Shame on you, Odalisque. I despise inverted snobbery as much as the more common form: both are examples of prejudice.



:D I expected someone to take issue with that, but didn't realise that I'd raise the Julian Karwell ire. You don't seem to have been about much recently. Welcome back! ;)

Joel
06-05-2009, 11:23 AM
Julian – because Eton is a cultural and social institution that encourages and intensifies certain attitudes in its pupils: attitudes whose consequences we see all the time in the political sphere. I'm using 'swine' in pretty much exactly the same sense in which Ligotti uses it to talk about corporate businessmen in 'My Work Is Not Yet Done'.

I really don't think this is the same as directing abuse against a social or ethnic minority. Etonians generally regard themselves an elite who are born to lead and govern – as such they collectively deserve all the political abuse that can be aimed to knock them off their perch. I wouldn't assume that any one given Etonian deserved personal abuse for being such, but that wasn't meant to be the basis of my comment.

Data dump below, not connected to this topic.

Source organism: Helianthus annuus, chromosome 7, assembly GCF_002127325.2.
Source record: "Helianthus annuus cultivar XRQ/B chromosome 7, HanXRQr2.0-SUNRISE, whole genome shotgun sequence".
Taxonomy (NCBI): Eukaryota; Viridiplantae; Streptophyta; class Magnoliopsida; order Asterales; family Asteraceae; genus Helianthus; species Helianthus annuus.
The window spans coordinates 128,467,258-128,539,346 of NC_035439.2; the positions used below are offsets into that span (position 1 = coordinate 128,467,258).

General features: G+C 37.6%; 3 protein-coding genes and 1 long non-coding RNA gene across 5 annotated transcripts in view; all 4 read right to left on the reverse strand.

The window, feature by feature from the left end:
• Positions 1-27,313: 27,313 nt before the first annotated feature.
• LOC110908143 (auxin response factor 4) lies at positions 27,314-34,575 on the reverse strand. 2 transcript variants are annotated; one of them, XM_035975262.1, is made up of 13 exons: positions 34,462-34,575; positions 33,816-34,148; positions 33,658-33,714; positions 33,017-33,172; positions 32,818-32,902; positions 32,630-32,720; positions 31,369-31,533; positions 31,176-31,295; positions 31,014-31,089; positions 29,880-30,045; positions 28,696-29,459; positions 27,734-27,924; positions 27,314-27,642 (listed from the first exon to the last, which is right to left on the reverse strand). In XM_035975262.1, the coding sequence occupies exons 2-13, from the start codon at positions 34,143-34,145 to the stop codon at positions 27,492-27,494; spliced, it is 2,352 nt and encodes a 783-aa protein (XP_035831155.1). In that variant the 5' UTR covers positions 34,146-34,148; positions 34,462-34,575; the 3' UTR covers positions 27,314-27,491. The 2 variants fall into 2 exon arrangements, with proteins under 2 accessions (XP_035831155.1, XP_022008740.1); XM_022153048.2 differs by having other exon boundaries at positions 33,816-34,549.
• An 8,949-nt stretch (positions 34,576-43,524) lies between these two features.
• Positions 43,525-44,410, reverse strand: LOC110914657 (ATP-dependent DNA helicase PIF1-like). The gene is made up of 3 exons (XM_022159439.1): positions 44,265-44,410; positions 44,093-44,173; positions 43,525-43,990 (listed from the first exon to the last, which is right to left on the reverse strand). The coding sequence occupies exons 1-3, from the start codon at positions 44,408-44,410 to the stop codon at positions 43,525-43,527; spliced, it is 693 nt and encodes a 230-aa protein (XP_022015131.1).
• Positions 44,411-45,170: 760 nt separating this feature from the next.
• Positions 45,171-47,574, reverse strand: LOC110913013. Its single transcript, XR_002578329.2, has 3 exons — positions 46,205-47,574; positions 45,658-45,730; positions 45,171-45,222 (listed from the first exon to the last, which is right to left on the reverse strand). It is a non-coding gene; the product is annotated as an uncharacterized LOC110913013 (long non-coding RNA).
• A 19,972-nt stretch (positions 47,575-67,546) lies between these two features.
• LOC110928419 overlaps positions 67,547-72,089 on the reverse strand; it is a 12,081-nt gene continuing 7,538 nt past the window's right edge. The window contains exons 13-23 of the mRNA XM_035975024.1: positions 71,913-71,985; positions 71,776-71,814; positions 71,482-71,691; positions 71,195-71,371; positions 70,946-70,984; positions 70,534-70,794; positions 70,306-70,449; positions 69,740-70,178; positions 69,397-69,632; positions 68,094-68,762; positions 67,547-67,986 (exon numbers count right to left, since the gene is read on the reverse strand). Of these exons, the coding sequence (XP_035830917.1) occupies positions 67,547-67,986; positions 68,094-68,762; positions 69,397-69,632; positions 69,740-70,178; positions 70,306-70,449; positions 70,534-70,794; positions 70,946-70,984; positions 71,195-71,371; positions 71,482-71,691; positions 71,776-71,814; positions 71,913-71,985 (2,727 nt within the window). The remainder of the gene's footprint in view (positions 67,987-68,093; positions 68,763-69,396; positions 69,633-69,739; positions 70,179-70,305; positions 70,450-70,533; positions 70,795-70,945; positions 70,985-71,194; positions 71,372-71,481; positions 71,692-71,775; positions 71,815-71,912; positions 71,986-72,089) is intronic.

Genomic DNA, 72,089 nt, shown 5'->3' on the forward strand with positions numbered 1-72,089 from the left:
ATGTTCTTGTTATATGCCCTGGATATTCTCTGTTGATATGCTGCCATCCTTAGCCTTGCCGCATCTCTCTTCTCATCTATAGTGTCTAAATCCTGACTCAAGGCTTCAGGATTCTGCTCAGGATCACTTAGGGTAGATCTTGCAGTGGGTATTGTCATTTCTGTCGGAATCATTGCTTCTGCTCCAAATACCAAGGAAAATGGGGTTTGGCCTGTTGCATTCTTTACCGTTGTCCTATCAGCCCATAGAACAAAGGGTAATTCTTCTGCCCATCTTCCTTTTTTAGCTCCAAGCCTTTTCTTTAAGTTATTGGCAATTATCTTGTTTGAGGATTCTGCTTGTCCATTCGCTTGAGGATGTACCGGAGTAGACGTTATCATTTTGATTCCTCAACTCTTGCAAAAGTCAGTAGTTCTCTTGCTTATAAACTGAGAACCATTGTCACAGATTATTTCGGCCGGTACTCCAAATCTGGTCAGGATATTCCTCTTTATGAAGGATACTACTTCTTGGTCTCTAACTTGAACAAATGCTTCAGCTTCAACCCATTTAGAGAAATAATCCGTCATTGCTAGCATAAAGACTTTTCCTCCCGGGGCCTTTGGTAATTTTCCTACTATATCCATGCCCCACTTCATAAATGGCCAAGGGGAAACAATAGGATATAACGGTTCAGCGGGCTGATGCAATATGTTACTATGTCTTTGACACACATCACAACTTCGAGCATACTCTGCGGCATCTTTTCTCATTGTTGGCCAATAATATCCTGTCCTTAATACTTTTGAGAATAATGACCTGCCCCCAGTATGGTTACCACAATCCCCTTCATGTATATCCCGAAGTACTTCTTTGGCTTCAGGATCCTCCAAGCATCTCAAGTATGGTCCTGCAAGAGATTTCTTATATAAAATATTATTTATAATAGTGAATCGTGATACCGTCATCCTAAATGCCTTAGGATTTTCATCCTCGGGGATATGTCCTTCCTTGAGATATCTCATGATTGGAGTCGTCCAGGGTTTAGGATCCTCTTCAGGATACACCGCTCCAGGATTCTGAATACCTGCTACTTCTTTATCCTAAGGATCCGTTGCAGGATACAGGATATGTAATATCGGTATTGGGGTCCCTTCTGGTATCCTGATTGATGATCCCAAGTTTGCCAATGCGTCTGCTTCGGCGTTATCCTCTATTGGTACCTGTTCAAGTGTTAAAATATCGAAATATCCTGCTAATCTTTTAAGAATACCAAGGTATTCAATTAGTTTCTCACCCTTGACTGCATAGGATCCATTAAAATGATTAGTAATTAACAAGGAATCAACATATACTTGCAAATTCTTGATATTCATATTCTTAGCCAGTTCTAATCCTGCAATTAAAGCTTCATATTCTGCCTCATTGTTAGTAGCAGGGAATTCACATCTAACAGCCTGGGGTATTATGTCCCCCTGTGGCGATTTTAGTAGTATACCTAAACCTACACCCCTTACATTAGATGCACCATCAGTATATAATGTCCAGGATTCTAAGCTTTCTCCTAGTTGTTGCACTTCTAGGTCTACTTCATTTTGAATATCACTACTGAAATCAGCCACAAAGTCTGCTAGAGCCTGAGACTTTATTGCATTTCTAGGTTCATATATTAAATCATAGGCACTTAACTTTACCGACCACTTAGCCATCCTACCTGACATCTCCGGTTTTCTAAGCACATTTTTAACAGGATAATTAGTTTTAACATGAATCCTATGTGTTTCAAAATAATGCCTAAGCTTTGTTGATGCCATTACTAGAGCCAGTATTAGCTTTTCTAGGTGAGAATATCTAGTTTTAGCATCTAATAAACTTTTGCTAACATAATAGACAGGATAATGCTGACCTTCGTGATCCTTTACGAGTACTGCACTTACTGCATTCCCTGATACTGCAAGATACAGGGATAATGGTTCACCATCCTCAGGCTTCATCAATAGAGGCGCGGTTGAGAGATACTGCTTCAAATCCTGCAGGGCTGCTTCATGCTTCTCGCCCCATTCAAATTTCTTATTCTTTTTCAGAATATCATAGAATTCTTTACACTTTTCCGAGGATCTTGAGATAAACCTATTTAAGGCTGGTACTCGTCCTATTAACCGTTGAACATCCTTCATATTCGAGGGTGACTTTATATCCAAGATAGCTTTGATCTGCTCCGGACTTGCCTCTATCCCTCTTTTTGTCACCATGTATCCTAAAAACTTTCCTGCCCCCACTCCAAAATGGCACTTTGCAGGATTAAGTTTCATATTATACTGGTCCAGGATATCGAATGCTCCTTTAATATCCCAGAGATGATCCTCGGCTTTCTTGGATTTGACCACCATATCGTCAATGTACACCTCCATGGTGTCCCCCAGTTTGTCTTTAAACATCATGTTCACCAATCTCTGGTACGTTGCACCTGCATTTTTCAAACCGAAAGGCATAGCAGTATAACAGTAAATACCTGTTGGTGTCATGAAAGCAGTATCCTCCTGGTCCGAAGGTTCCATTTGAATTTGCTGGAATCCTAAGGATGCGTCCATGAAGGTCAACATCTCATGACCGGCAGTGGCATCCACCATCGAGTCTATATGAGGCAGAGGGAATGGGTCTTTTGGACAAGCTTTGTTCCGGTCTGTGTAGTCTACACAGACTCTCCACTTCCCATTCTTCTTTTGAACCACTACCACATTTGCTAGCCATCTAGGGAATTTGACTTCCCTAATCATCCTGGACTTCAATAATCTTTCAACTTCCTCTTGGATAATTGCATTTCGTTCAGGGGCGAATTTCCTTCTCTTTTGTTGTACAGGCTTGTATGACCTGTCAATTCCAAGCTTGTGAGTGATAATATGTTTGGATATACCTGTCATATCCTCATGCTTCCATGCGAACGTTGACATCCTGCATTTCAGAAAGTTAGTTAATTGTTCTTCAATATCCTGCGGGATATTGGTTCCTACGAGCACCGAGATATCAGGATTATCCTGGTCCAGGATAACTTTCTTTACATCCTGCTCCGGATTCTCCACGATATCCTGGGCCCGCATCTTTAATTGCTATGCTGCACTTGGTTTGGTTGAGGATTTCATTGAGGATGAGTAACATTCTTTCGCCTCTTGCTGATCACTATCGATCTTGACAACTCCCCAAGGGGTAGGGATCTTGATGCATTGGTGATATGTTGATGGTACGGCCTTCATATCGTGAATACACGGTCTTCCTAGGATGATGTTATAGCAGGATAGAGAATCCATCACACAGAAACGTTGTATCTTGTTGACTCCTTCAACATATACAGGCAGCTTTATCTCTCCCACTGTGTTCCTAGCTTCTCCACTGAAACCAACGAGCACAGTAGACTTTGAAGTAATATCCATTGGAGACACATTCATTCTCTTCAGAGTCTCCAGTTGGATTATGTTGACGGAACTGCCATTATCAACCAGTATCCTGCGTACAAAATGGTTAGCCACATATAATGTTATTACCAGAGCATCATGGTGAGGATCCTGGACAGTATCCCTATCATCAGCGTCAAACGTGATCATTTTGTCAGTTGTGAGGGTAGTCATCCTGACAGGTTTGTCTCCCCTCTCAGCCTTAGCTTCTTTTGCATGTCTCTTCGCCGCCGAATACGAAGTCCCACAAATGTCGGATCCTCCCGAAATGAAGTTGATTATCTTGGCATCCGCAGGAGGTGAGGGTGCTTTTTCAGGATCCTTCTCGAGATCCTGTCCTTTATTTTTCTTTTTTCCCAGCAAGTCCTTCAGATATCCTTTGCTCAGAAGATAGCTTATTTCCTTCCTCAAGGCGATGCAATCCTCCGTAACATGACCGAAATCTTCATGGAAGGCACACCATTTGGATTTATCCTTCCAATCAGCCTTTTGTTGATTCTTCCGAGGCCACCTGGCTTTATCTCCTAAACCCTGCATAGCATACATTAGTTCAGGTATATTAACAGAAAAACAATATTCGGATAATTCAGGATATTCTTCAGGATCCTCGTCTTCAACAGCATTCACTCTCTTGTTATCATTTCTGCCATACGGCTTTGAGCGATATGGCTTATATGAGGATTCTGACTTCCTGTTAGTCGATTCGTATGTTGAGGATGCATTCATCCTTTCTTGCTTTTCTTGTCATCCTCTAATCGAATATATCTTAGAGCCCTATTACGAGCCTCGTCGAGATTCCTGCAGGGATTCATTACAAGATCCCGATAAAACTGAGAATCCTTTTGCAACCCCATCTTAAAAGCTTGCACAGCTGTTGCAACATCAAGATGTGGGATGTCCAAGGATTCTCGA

I think it's appropriate to belittle members of a political or social clique for the arrogance that characterises that clique – but not necessarily to assume that their lives in other areas are tainted. For example, I despise Kenneth Clarke as a politician but respect his enthusiasm for modern jazz. If I were talking about him as a jazz enthusiast, I would not be abusive. If I were talking about him as the charm offensive of Thatcherism, I would be.

I don't think all negative comments about particular social groups, cliques, organisations, classes or categories are equivalent and reflect prejudice. It depends very much on who you're talking about and what you're saying. If my comment about Etonians came across as prejudice – rather than as opportunistic political invective – then I'm quite willing to apologise. I've known (though not, I'm sorry to say, in the Biblical sense) at least two old Etonians who were terrific people – but they both despised the arrogant way in which old Etonians in public life are inclined to behave.

Joel
06-05-2009, 11:26 AM
P.S. On reviewing my 'swine flu' joke I can see it's not very funny and can easily be read as callous. So fair enough: I'm sorry.

Evans
06-05-2009, 11:40 AM
Julian – because Eton is a cultural and social institution that encourages and intensifies certain attitudes in its pupils: attitudes whose consequences we see all the time in the political sphere. I'm using 'swine' in pretty much exactly the same sense in which Ligotti uses it to talk about corporate businessmen in 'My Work Is Not Yet Done'.